Impact of the pandemic
Occelli’s research, however, has been greatly affected by the COVID-19 pandemic. His labs were shut down for two months, in April and May 2020, during which time he was stuck at home.
“It’s been bad,” Occelli said. “With the shutdown, I was unable to do experiments for weeks. I stayed home and I was not seeing people and that was very painful.”
Although the lab is now open, things are far from what they used to be before the global outbreak of the coronavirus. Ordering materials necessary for his research from abroad is now one of the biggest challenges as it takes a tremendous amount of time for them to arrive. The pandemic also made it difficult to collaborate with researchers outside Japan as many of their laboratories are still completely or partially closed. “Nowadays, you don’t do science alone, by yourself. You need to collaborate with people (on the) outside. And that is difficult now,” he said.
Under the strict rules of his lab, Occelli is taking utmost precautions not to catch and spread the coronavirus, such as by wearing a mask at all times and making sure no more than two people are in the room at one time.
“Even with these precautions, there is no such thing as 100% guaranteed safety. But we should do the best we can,” he said. “As a biologist, I would feel terrible if I did something stupid that would contribute to the spread of the virus.”
Falling in love with Japan
It has been two years since Occelli set foot in Japan for the first time, and he is loving the life in Tokyo, calling the metropolis his home.
“I fell in love with Japan,” Occelli said. “It’s very difficult to explain, but I feel so good being here. And it feels like I’m at home. I never felt that when I was in Paris.”
Japan had always been the country he wanted to visit. When he was in France, he liked the works of Japanese film director Akira Kurosawa and Japanese animations and manga such as One Piece. He started karate when he was a small child and continued practicing the martial art until he entered university. But the country he saw and experienced firsthand, Occelli says, far exceeded his expectations.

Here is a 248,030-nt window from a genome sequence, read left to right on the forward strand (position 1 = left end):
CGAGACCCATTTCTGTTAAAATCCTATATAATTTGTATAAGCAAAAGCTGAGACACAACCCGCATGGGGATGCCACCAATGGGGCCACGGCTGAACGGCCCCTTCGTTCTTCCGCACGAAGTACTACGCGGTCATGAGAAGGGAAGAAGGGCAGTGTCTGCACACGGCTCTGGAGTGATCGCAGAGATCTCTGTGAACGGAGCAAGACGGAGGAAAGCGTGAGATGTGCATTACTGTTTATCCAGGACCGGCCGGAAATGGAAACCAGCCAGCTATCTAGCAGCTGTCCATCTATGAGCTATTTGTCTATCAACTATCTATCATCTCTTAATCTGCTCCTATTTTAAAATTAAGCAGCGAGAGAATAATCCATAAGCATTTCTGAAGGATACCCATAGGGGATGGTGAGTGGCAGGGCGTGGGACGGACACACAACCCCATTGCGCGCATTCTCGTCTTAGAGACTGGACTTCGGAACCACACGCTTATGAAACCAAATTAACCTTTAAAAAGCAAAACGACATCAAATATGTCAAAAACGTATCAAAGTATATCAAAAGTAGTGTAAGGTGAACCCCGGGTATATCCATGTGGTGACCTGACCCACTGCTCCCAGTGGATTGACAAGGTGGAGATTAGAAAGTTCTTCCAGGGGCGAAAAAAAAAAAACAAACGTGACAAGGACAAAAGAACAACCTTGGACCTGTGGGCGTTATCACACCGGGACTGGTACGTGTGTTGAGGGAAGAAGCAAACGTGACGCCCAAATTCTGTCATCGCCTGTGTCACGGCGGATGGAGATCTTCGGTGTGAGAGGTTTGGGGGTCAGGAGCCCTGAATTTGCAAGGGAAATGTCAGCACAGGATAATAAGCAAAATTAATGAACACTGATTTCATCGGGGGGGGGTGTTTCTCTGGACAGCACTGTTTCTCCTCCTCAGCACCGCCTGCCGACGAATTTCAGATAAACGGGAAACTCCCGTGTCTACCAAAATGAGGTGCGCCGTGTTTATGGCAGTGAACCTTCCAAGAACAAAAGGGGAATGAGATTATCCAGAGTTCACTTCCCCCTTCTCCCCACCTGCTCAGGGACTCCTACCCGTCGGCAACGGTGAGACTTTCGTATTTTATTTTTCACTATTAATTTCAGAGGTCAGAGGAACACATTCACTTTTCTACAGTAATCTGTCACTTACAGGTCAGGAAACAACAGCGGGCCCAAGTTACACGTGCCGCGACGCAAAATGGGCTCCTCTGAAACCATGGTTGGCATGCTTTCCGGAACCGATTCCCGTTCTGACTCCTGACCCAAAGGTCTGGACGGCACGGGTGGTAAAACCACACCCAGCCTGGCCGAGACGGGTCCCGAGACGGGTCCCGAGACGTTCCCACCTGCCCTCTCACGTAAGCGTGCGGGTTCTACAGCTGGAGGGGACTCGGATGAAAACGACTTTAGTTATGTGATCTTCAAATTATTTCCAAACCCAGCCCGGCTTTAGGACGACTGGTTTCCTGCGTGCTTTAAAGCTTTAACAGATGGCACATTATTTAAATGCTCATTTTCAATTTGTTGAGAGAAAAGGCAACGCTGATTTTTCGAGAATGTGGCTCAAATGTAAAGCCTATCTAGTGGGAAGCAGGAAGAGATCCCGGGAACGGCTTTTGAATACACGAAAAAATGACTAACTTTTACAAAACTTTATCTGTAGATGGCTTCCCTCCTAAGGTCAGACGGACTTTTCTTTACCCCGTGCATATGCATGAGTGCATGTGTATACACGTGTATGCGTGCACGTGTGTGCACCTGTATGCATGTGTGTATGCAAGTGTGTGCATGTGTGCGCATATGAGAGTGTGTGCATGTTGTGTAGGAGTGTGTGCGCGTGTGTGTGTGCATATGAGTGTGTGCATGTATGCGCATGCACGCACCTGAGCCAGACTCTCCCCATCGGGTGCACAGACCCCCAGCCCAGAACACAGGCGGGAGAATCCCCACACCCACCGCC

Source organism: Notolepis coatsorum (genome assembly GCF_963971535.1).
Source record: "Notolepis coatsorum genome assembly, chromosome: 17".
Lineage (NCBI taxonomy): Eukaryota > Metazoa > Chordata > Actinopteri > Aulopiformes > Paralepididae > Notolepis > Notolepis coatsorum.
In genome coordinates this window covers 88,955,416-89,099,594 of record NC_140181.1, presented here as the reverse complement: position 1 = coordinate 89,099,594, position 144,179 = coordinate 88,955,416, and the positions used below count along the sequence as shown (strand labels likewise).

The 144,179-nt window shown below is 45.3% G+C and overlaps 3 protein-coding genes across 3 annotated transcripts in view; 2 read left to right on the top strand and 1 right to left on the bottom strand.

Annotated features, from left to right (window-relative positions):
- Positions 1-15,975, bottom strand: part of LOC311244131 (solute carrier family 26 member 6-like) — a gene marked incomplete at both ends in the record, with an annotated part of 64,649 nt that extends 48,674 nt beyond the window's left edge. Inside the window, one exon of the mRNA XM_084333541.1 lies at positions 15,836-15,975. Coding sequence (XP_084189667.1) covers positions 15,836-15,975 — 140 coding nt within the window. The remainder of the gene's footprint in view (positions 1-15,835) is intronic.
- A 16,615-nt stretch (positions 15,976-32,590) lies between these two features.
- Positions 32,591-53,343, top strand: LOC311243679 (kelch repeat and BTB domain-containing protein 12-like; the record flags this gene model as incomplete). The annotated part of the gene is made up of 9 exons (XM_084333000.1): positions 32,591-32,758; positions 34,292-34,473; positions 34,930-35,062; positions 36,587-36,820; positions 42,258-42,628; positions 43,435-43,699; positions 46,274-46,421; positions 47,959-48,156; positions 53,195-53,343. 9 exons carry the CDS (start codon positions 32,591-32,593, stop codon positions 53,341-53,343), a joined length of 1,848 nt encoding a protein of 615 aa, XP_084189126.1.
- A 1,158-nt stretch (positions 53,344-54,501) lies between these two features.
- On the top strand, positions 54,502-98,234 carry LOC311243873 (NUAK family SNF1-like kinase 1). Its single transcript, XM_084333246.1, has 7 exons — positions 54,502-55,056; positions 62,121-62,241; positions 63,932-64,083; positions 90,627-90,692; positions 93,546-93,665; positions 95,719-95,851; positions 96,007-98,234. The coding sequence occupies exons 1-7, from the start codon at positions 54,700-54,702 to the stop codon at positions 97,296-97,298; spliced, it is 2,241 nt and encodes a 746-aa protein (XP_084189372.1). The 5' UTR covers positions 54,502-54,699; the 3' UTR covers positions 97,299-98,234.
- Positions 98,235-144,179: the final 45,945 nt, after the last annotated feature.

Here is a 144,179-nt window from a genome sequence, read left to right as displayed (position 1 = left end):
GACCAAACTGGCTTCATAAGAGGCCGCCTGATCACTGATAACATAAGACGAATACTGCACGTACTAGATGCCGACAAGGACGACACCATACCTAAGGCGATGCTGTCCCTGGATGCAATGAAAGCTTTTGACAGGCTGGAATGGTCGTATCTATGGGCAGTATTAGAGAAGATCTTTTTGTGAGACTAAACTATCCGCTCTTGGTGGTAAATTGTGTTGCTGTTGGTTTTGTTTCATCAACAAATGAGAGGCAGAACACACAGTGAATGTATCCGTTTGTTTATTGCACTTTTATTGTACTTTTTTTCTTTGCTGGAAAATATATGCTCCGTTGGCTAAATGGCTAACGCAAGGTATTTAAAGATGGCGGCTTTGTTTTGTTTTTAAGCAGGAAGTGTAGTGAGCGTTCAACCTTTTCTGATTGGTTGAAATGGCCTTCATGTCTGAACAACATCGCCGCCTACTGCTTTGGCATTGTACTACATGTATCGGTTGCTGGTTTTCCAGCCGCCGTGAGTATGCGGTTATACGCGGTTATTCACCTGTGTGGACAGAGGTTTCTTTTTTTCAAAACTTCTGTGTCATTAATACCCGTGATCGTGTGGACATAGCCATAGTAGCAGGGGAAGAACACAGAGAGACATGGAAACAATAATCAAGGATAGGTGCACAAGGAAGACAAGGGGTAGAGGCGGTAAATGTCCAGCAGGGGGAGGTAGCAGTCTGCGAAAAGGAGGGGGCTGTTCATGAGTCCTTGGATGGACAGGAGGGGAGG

“When you come from Europe, everything is different and everything is exciting – from the food culture to the way people interact and the fantastic train systems,” Occelli said.
As an art lover, Occelli likes to spend weekends visiting art museums to look at paintings, or listening to good music at jazz clubs. Although he hasn’t been able to do these things for a while now due to the pandemic, he says simply taking strolls along the streets of Tokyo makes him feel good.
His original plan was to return to France at the end of his three-year postdoctoral fellowship, but Occelli now hopes to extend his stay in Japan. On the research front, he says he plans to continue his work on the auditory system, and focus more on aging given that many countries, especially Japan, are facing rapidly graying populations.
“Currently I’m working mostly on the early stage of life, but I would like to do research on all the changes you see (throughout life) — from the auditory system during the developmental period as well as the changes that come with aging,” he said.
Cannes in France
Occelli’s hometown, Cannes, is a resort town renowned for the star-studded, annual Cannes Film Festival. Located on the southeast coast of France, close to Italy, the city has beautiful islands. One of the islands, Ile Saint-Honorat, has been home to communities of monks since A.D. 410 and they make a very good wine, Occelli says. In his office at UTokyo, Occelli decorated a screen wall behind his computers with postcards of Cannes, so he can look at them whenever he misses his hometown. He also treasures a cicada figurine he got from his sister before coming to Japan. Placed in a little box, the figurine makes the shrilling sound of cicadas in France which, Occelli says, is different from the sound of cicadas in Japan.
Shiawase (happiness) is Occelli’s favorite kanji and one of the first Japanese words he learned. “It’s simple yet elegant, and it has a nice meaning,” he explained. The shape of the kanji also reminds him of the sails on a boat, which makes him like the kanji more as boats are part of everyday scenery in his hometown.
Interview / Text: Mizuho Aoki